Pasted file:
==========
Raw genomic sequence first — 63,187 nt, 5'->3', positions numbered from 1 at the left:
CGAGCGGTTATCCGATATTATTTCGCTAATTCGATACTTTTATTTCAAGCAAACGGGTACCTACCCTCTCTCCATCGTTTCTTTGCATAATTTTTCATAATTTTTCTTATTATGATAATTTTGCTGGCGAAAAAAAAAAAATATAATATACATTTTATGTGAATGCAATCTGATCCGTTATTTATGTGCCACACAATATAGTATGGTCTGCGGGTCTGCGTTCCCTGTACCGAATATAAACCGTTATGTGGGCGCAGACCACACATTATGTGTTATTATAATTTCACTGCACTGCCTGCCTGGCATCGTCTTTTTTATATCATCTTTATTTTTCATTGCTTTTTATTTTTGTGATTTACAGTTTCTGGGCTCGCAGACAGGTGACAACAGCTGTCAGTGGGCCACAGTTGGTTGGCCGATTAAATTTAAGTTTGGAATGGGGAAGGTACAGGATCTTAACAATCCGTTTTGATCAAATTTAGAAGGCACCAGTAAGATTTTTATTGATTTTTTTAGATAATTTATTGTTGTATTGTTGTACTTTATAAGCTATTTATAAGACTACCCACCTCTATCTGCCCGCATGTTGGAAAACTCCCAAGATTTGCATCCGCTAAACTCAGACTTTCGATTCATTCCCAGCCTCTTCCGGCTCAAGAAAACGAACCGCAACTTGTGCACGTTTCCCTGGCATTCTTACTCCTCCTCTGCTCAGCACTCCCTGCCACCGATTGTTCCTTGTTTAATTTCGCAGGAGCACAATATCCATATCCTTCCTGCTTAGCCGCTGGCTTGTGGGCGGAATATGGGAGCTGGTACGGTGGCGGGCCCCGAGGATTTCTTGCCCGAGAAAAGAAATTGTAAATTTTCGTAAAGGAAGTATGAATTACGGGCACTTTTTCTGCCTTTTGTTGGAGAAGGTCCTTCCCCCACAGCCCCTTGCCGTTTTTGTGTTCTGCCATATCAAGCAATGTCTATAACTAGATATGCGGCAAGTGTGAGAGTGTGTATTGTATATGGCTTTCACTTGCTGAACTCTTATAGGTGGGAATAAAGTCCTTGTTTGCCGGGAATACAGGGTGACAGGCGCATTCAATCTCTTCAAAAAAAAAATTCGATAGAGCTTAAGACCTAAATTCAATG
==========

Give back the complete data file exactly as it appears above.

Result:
Raw genomic sequence first — 63,187 nt, 5'->3', positions numbered from 1 at the left:
CGAGCGGTTATCCGATATTATTTCGCTAATTCGATACTTTTATTTCAAGCAAACGGGTACCTACCCTCTCTCCATCGTTTCTTTGCATAATTTTTCATAATTTTTCTTATTATGATAATTTTGCTGGCGAAAAAAAAAAAATATAATATACATTTTATGTGAATGCAATCTGATCCGTTATTTATGTGCCACACAATATAGTATGGTCTGCGGGTCTGCGTTCCCTGTACCGAATATAAACCGTTATGTGGGCGCAGACCACACATTATGTGTTATTATAATTTCACTGCACTGCCTGCCTGGCATCGTCTTTTTTATATCATCTTTATTTTTCATTGCTTTTTATTTTTGTGATTTACAGTTTCTGGGCTCGCAGACAGGTGACAACAGCTGTCAGTGGGCCACAGTTGGTTGGCCGATTAAATTTAAGTTTGGAATGGGGAAGGTACAGGATCTTAACAATCCGTTTTGATCAAATTTAGAAGGCACCAGTAAGATTTTTATTGATTTTTTTAGATAATTTATTGTTGTATTGTTGTACTTTATAAGCTATTTATAAGACTACCCACCTCTATCTGCCCGCATGTTGGAAAACTCCCAAGATTTGCATCCGCTAAACTCAGACTTTCGATTCATTCCCAGCCTCTTCCGGCTCAAGAAAACGAACCGCAACTTGTGCACGTTTCCCTGGCATTCTTACTCCTCCTCTGCTCAGCACTCCCTGCCACCGATTGTTCCTTGTTTAATTTCGCAGGAGCACAATATCCATATCCTTCCTGCTTAGCCGCTGGCTTGTGGGCGGAATATGGGAGCTGGTACGGTGGCGGGCCCCGAGGATTTCTTGCCCGAGAAAAGAAATTGTAAATTTTCGTAAAGGAAGTATGAATTACGGGCACTTTTTCTGCCTTTTGTTGGAGAAGGTCCTTCCCCCACAGCCCCTTGCCGTTTTTGTGTTCTGCCATATCAAGCAATGTCTATAACTAGATATGCGGCAAGTGTGAGAGTGTGTATTGTATATGGCTTTCACTTGCTGAACTCTTATAGGTGGGAATAAAGTCCTTGTTTGCCGGGAATACAGGGTGACAGGCGCATTCAATCTCTTCAAAAAAAAAATTCGATAGAGCTTAAGACCTAAATTCAATG